Perhaps the clearest way to capture the political and literary ingenuity of William Butler Yeats (June 13, 1865 – January 28, 1939) to Irish nationhood is to say people of a certain age will know where they were when they heard Yeats died. Few people, considering the poet died in 1939, but nevertheless: Yeats is intertwined with the Irish psyche.
Turning and turning in the widening gyreThe falcon cannot hear the falconer;Things fall apart; the centre cannot hold;Mere anarchy is loosed upon the world…The best lack all conviction, while the worstAre full of passionate intensity.
Surely some revelation is at hand;Surely the Second Coming is at hand.1
From “The Second Coming”
However this superb collection of Yeats poems from 1915-1939, chosen by Nobel laureate Seamus Heaney, is not as focused on Yeat’s political voice as it is a contemplation of “the moment of complete consciousness which is also the moment of complete powerlessness in the face of pain.”
The fascination of what’s difficult
Has dried the sap out of my veins, and rentSpontaneous joy and natural contentOut of my heart. There’s something ails our coltThat must, as if it had not holy bloodNor on Olympus leaped from cloud to cloud,Shiver under the lash, strain, sweat and joltAs though it dragged road-metal…
From “Fascination of What’s Difficult”
The tension of consciousness – between what Erich Fromm called “the having and being” – reigned in Yeats’ work and propelled his creative abilities.2
Now all the truth is out,Be secret and take defeatFrom any brazen throat,For how can you compete,Being honour bred, with oneWho, were it proved he lies,Were neither shamed in his ownNor in his neighbours’ eyes?
Be secret and exult,Because of all things knownThat is the most difficult.
From “To a Friend whose Work has come to Nothing”
“The mere act of writing splits the self into two” observed novelist Margaret Atwood as she parsed the duelling aspects of the creative self, one that writes and one that makes writing possible by paying the bills.
For Yeats, the duality was less an outcome of his chosen profession and more consequence of recognizing the absurdity of the human effort.
Heaney put it simply:
Reading Yeats, we are under the sway of a voice that offers both expansiveness and containment…The expansiveness arises from a confidence that the mind is its own place and within great distances can be imagined and traversed at will. The containment is present as a sensation of strong emotion and intellectual pressure coming up against former limits and straining within them.
Yeats speaks to this dichotomy directly in his 1939 poem “A Dialogue of Self and Soul.”
My Soul. I summon to the winding ancient stair: Set all your mind upon the steep ascent,Upon the broken, crumbling battlementUpon the breathless starlit air…
My Self. The consecrated blade upon my kneesIs Sato’s ancient blade still as it wasStill razor-keen, still like a looking-glassUnspotted by the centuries;that flowering, silken, old embroidery, torn…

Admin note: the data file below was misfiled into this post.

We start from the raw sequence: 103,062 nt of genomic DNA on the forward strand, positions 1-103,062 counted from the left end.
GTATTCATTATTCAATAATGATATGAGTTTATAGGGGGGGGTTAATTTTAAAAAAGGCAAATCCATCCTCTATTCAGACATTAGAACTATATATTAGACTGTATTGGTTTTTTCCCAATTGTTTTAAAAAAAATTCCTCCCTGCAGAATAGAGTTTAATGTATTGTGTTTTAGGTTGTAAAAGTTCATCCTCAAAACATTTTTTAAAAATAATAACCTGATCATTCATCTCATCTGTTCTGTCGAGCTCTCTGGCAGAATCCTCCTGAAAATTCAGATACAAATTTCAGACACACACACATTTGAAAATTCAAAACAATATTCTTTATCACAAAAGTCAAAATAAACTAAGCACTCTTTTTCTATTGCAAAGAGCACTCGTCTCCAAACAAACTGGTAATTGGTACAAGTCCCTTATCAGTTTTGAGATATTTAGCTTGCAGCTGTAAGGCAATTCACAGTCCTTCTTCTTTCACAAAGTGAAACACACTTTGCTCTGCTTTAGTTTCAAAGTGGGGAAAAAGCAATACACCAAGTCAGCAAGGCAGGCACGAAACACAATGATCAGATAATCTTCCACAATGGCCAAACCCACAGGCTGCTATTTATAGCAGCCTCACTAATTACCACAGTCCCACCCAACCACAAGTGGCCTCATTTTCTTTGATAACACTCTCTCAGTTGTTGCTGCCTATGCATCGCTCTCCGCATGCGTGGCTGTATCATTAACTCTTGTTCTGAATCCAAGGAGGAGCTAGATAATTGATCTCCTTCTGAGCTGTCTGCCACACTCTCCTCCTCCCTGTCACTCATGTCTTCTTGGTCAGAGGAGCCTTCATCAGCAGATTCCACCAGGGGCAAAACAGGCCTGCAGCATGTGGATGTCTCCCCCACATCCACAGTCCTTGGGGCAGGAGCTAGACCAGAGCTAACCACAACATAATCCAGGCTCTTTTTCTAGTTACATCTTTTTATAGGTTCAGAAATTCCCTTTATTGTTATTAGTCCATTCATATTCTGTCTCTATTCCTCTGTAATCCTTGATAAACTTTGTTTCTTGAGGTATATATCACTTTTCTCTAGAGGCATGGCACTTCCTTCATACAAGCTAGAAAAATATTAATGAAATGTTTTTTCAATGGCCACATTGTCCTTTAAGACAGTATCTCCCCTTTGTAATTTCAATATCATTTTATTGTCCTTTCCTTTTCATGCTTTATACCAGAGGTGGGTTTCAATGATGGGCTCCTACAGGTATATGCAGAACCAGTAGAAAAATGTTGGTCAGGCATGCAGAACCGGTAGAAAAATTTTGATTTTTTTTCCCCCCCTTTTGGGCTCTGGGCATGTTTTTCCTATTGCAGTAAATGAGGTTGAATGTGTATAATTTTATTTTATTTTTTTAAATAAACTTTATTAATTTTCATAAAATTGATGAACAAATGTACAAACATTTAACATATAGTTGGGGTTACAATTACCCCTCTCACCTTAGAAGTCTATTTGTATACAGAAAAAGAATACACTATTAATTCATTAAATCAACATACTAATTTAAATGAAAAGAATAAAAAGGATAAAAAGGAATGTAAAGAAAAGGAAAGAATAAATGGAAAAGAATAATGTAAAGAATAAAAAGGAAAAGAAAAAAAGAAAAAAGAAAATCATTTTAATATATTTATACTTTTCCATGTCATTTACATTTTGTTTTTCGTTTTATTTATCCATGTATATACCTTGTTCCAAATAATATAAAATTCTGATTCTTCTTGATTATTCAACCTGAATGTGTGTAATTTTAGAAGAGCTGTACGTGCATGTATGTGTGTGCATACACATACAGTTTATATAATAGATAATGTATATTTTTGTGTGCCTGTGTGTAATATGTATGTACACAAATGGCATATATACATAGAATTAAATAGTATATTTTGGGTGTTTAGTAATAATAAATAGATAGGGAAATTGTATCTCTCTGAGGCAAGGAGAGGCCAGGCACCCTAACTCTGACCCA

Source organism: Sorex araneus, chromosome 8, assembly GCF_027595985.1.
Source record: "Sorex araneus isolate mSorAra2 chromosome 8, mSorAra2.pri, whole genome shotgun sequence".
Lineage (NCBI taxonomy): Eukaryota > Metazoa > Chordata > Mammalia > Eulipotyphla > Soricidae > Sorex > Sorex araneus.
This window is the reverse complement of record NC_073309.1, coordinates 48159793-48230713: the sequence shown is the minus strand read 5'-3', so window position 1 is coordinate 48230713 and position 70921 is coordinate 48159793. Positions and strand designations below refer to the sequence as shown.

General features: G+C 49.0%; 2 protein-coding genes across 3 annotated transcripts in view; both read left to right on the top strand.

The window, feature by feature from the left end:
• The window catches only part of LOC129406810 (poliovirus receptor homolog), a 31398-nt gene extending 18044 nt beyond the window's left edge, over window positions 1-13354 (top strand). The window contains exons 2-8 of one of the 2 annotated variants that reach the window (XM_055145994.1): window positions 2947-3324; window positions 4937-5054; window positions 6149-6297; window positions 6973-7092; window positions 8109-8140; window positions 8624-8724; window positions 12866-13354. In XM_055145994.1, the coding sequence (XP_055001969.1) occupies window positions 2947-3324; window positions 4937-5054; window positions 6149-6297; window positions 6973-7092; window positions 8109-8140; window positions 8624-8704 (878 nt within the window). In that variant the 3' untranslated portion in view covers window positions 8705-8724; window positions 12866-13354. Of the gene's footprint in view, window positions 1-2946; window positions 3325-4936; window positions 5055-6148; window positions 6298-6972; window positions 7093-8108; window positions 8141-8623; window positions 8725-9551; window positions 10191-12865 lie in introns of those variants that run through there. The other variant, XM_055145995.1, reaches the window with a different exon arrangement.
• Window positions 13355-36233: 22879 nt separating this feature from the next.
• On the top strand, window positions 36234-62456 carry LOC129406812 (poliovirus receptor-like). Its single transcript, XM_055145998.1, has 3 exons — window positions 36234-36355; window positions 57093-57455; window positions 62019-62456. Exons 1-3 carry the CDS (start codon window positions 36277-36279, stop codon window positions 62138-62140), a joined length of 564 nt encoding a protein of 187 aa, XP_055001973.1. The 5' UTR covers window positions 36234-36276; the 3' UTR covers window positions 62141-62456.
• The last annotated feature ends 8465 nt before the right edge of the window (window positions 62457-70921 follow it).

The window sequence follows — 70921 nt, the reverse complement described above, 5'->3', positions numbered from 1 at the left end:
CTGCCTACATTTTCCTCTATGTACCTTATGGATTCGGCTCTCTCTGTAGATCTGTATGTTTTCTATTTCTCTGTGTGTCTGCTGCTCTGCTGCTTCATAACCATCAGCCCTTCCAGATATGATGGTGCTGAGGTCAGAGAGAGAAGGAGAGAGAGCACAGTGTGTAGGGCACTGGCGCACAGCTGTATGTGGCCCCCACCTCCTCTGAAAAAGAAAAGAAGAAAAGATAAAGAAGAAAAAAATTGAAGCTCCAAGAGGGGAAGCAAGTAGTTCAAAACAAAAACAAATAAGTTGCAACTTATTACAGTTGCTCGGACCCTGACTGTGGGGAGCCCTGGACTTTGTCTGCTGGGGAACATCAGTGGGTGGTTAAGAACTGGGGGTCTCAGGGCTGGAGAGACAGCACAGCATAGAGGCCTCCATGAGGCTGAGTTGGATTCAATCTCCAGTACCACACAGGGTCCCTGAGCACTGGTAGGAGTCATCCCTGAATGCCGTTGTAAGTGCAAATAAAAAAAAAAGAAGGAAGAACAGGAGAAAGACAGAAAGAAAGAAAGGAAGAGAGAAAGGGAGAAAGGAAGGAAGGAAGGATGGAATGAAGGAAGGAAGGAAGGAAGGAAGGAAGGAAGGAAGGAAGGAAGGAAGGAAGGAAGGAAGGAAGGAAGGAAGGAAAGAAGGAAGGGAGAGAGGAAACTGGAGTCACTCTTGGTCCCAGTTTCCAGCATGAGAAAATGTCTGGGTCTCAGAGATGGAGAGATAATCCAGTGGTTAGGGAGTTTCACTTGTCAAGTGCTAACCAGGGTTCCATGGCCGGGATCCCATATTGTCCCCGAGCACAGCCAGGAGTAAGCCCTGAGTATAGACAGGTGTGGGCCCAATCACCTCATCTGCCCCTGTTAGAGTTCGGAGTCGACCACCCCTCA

From “A Dialogue of Self and Soul”
There is a restrained precision in Yeats’ poetry, his powerful intellect spills into the words, with emotion that abolishes all of our peace and ease.
The threshold of pain, an awareness of our mortal self and suffering, is something from which we so quickly turn. And yet, Yeats faces it directly – more than that, “A fascination of what’s difficult” is the primary propulsion to his work.3
When you are old and grey and full of sleep,
And nodding by the fire, take down this book,
And slowly read, and dream of the soft look
Your eyes had once, and of their shadows deep;
And bending down beside the glowing bars,
Murmur, a little sadly how Love fled
And paced upon the mountains overhead
And hid his face amid a crowd of stars.
From “When You are Old”
An exceptionally powerful Yeats poem “The Man and the Echo”, written months before his death, questions life’s meaning and yet still contains that audacious thunderous self that was Yeats.
O Rocky Voice,
Shall we in that great night rejoice?
What do we know but that we face
One another in this place?
But hush, for I have lost the theme,
Its joy or night seem but a dream:
Up there some hawk or owl has struck,
Dropping out of sky or rock,
A stricken rabbit is crying out,
And its cry distracts my thought.
From “The Man and the Echo”
Never content to sit still or silent, always gazing into the widening gyre without blinking, thus is this great poet, whose name rests still upon our minds.
I, the poet William Yeats,
with old mill boards and sea-green slates,
and smithy work from the Gort forge,
Restored this tower for my wife George;
And may these characters remain
When all is ruin once again.
From “To Be Carved on a Stone at Thoor Ballylee”
Accompany Yeats’ scurry in and out the transcendental and firmly rooted with essays from Walter Benjamin on our limits of self, Albert Camus on the absurdity of life or Keats’ letters on a contemplative creative soul.